A criminal record creates difficulties for anyone’s future, whether it’s an arrest or a conviction. Potential employers and even landlords check these records for any conviction or criminal offense. If they find that you have anything on your records, they will consider denying your job application or refusing to take you on as a renter. However, if you’ve suffered an arrest or have a conviction on your record, we have good news for you.

Experienced Shreveport criminal defense attorney Michael J. Vergis has diligently represented Louisiana clients for over 20 years. With creative approaches and dedication, he’ll provide the best advice available on how to succeed as a petitioner in the expungement process. A criminal record can be devastating, but those charges don’t have to follow you forever. Call Michael J. Vergis today at 318-698-3724 for a consultation.

What Is Expungement?

If you have a criminal record, you might have heard about the process of expungements. But what exactly is expungement? It is basically the process of sealing your arrest and conviction records, thus rendering your charges irrelevant for the future. Every state, including Louisiana, has an expungement process. State specific details vary widely. However, most states hold that, once someone’s record goes through expungements, that record need not be disclosed to landlords or employers. 

During the process, a person’s criminal record is completely removed from state or federal record. Afterward, the court systems treat the charges as if they never occurred. While it may sound similar, expungement does not equal forgiveness. Forgiveness is more akin to a legal pardon than an expungement. The major difference between the two is that pardons do not require a removal of charges from a criminal or public record. Expungements, however, begin by order of a judge or court system.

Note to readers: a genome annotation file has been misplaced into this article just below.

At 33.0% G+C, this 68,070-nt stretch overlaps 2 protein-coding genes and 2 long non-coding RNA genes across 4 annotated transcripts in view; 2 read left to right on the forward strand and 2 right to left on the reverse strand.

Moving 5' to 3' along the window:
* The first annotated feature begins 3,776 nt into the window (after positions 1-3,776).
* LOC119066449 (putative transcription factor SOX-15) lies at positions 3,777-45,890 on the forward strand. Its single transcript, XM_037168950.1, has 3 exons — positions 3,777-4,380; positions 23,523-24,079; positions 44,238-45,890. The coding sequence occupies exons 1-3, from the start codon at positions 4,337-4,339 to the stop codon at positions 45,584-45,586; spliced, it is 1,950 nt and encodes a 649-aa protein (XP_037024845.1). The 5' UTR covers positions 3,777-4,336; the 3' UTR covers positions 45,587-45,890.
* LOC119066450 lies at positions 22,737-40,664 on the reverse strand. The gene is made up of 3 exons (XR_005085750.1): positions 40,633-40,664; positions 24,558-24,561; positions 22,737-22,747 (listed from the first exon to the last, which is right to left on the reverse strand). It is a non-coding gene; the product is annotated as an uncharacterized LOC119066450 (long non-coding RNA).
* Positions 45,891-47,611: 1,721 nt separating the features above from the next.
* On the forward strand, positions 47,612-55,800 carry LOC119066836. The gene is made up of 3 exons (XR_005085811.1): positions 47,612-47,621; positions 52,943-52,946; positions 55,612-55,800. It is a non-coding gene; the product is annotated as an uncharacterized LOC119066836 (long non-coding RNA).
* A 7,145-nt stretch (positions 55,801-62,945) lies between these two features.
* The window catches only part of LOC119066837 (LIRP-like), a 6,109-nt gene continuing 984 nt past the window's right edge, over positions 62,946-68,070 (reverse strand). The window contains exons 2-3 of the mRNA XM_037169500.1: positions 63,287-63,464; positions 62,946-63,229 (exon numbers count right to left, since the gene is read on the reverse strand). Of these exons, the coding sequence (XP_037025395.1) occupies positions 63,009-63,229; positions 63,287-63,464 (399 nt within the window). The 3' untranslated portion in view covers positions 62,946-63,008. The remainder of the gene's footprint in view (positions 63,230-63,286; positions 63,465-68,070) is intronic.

Am I Eligible for Expungement?

There are many cases in which you may be eligible for expungement. Each case has specific rules regarding qualifications. Below, we’ll list two broad circumstances under which you may seek expungement in Louisiana.

You Were Not Convicted of a Crime

  • The district attorney for your case did not prosecute you, meaning no conviction happened.
  • The statute of limitations for pressing charges expires, and nobody initiated proceedings.
  • Someone dismissed the charges against you.
  • The court granted a motion to quash your charges.
  • You courts acquitted you. 

You Were Convicted of a Crime

  • Misdemeanor: A petitioner for expungement must wait at least 5 years after the end of your sentence. You also cannot have any felony convictions during that 5 year period, or pending felony charges. During a five year period, only one misdemeanor may be expunged. For DWI convictions, you can expunge only one every ten years. Convictions which involve domestic violence, stalking, or sexual acts are not eligible for expungement.
  • Felony: In certain cases, you are eligible for expungement if you have a felony conviction. If the prosecution was dismissed, or if your conviction was set aside, you are eligible. Over 10 years passed since you completed your sentence, and you were not convicted of another crime during that period.